“It embodies all the hallmarks one loves to see in a great Rockwell masterwork,” Lehmann says. “There is an engaging and timeless story being told, executed in Rockwell’s unmatched painting style. Above all else, Rockwell is one of the greatest storytellers of the 20th century.”
So, too, was his mentor and influence Joseph Christian Leyendecker, represented in the auction by Beat-up Boy, Football Hero, which appeared on the cover of The Saturday Evening Post on Nov. 21, 1914. Remarkably, this extraordinary portrait of a bruised, bandaged, scuffed-up but proudly defiant young boy has never before been to auction.
In fact, this delightful work from the creator of The Arrow Collar Man has resided with one family for nearly a century. And it looks today as it did upon its creation: The painting, estimated between $150,000-$250,000, has never been relined and remains housed on its original stretcher.
The Beat-up Boy joins another Leyendecker in this event, a Saturday Evening Post cover study from 1932 that likewise has never been available at auction: Easter Promenade is estimated at $15,000-$25,000.
Thomas Moran likewise began his career as a magazine illustrator, at Scribner’s Monthly, where he was hired by editor Richard Watson Gilder to document the wonders of the American West. As a result, Page Knox wrote in the Journal of Illustration in 2008, the pair helped introduce these glorious uncharted regions to an ever-expanding audience of readers back east.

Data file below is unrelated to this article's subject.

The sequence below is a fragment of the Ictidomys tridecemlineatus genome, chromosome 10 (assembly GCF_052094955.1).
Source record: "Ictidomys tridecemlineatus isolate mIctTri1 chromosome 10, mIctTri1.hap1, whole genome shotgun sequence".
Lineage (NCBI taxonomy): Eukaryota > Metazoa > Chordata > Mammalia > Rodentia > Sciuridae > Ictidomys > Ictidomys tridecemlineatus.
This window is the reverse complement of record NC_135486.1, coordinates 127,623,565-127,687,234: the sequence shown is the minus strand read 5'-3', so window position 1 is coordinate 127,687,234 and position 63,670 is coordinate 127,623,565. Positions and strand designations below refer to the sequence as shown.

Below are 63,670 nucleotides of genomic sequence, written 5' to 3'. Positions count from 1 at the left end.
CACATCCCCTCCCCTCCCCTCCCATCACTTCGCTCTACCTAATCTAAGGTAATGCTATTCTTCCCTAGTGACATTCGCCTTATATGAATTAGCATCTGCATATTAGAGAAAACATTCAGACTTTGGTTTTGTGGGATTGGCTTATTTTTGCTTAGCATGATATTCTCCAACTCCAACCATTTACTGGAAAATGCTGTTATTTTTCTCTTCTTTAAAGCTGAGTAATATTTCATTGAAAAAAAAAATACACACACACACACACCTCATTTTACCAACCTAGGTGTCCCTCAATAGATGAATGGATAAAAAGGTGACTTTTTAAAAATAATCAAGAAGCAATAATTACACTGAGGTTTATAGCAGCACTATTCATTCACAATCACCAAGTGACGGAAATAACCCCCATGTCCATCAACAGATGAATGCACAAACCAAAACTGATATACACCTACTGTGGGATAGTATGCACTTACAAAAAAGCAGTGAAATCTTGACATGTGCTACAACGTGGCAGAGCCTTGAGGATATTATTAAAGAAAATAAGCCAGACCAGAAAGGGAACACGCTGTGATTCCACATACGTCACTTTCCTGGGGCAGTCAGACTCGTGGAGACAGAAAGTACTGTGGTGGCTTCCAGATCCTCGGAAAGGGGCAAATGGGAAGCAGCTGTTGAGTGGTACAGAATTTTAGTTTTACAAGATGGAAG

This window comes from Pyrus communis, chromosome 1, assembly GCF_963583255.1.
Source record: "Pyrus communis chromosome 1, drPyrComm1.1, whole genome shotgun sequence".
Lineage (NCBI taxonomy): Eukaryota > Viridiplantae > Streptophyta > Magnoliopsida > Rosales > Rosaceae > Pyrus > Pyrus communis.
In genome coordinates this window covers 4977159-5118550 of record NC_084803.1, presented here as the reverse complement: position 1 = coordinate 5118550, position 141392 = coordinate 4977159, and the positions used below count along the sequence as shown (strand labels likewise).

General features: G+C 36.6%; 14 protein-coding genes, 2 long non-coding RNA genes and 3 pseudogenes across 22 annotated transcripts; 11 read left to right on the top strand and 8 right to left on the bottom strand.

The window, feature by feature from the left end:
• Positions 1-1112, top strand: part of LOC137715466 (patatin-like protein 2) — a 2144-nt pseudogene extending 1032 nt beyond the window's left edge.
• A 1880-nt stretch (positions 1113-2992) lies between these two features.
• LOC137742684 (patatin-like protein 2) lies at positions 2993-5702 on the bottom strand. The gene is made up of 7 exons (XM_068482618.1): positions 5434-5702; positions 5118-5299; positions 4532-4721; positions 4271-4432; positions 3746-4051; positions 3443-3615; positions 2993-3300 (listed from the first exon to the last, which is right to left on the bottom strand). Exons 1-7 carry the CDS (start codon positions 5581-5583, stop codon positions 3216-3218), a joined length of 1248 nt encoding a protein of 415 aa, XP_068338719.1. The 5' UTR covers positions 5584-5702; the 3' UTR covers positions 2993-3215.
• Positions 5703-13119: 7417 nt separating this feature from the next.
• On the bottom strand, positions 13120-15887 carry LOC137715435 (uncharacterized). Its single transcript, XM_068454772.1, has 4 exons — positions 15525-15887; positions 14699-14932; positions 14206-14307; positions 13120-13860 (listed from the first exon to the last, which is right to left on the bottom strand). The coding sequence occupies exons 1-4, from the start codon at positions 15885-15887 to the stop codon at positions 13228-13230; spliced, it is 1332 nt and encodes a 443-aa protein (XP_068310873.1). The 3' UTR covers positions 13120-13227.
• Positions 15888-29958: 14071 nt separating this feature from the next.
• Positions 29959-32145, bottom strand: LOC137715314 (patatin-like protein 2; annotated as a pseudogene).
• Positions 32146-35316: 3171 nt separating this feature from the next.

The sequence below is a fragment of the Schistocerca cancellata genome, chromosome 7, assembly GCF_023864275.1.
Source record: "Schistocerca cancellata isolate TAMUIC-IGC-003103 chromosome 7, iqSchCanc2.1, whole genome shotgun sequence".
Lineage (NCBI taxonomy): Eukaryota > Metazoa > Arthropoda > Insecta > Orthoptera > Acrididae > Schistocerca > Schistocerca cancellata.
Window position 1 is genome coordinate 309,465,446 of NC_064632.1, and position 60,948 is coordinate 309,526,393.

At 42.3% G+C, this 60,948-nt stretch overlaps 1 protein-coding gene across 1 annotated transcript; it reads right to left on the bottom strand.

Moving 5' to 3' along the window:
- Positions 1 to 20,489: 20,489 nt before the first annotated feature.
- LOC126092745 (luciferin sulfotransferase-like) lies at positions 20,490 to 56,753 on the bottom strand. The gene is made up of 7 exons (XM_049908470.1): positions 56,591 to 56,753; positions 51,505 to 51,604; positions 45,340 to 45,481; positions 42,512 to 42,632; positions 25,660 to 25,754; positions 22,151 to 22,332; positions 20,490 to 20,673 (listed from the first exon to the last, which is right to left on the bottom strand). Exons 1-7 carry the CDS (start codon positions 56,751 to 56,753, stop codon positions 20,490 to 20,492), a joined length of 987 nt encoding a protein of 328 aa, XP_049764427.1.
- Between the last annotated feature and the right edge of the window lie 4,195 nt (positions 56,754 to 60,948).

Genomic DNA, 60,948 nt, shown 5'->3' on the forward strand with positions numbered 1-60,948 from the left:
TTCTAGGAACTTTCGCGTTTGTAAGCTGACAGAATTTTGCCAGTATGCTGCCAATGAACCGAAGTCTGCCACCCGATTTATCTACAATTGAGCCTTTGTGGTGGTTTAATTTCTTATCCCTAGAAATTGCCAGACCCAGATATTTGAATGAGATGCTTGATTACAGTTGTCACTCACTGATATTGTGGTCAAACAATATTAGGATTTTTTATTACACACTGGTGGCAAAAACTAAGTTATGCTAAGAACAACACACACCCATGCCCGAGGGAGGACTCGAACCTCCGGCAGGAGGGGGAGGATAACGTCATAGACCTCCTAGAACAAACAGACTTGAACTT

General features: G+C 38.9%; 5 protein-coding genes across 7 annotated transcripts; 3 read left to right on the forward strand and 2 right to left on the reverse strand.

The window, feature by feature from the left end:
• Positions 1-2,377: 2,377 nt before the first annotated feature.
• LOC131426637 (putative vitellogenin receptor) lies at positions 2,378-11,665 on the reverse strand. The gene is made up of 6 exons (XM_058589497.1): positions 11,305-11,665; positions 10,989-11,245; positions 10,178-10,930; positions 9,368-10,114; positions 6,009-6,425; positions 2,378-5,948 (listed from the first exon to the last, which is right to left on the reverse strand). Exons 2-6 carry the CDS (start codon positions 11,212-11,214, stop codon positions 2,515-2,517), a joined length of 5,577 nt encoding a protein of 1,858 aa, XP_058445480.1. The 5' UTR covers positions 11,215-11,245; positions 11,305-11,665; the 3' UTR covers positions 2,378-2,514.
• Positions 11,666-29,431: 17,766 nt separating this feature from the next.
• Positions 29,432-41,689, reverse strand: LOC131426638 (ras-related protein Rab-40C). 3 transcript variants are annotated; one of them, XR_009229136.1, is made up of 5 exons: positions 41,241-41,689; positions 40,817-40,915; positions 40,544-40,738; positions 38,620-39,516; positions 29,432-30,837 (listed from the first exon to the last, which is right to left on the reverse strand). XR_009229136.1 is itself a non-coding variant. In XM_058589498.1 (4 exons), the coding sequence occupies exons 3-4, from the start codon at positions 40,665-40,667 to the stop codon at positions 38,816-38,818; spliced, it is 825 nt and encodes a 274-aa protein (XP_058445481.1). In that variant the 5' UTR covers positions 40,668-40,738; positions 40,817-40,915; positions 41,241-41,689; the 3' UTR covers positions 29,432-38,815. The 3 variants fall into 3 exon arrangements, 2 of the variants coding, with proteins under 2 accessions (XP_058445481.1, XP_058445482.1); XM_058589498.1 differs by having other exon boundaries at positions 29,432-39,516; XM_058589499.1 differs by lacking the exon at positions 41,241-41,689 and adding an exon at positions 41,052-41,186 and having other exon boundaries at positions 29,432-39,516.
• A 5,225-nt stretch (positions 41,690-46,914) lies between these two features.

Moran’s work bears the imprimatur of British painter J.M.W. Turner, whose landscapes he echoed and emulated on the way to finding his own voice, which is on display in 1898’s A Mountain of Loadstone-Arabian Nights. The work, estimated at $150,000-$250,000, features hallmarks of Moran’s Western works that pay homage to the fearsome beautify of nature.
A Mountain of Loadstone is one of many works starring Mother Earth offered in this event. Also included is Albert Bierstadt’s 1889 oil on canvas Mount St. Helens, Columbia River, Oregon, estimated at $120,000-$180,000. Bierstadt painted it at the height of his fame, and it is as representative of any of his works depicting his love affair with the snow-covered peaks of the American Northwest.